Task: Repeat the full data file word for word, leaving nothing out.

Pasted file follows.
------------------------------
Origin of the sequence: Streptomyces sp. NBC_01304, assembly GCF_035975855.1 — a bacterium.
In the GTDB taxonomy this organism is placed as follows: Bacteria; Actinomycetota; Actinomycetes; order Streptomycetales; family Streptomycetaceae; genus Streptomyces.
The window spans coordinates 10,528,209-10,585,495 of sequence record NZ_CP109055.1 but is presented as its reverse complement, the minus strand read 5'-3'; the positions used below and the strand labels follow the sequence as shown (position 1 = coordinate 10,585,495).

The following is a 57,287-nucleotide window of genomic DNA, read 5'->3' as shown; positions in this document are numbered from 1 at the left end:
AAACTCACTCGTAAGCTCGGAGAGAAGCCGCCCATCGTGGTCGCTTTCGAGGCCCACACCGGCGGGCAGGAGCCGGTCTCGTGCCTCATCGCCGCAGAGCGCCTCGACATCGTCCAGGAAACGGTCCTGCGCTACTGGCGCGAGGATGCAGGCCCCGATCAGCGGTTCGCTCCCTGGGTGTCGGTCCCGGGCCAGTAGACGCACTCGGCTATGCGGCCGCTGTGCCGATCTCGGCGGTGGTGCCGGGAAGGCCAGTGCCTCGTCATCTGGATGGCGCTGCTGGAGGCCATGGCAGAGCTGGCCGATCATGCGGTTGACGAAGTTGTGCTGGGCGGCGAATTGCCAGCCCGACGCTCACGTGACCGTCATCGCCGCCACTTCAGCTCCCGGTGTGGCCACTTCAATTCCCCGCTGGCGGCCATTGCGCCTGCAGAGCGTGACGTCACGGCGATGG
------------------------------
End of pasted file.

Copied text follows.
Origin of the sequence: Streptomyces sp. NBC_01304, assembly GCF_035975855.1 — a bacterium.
In the GTDB taxonomy this organism is placed as follows: Bacteria; Actinomycetota; Actinomycetes; order Streptomycetales; family Streptomycetaceae; genus Streptomyces.
The window spans coordinates 10,528,209-10,585,495 of sequence record NZ_CP109055.1 but is presented as its reverse complement, the minus strand read 5'-3'; the positions used below and the strand labels follow the sequence as shown (position 1 = coordinate 10,585,495).

The following is a 57,287-nucleotide window of genomic DNA, read 5'->3' as shown; positions in this document are numbered from 1 at the left end:
AAACTCACTCGTAAGCTCGGAGAGAAGCCGCCCATCGTGGTCGCTTTCGAGGCCCACACCGGCGGGCAGGAGCCGGTCTCGTGCCTCATCGCCGCAGAGCGCCTCGACATCGTCCAGGAAACGGTCCTGCGCTACTGGCGCGAGGATGCAGGCCCCGATCAGCGGTTCGCTCCCTGGGTGTCGGTCCCGGGCCAGTAGACGCACTCGGCTATGCGGCCGCTGTGCCGATCTCGGCGGTGGTGCCGGGAAGGCCAGTGCCTCGTCATCTGGATGGCGCTGCTGGAGGCCATGGCAGAGCTGGCCGATCATGCGGTTGACGAAGTTGTGCTGGGCGGCGAATTGCCAGCCCGACGCTCACGTGACCGTCATCGCCGCCACTTCAGCTCCCGGTGTGGCCACTTCAATTCCCCGCTGGCGGCCATTGCGCCTGCAGAGCGTGACGTCACGGCGATGG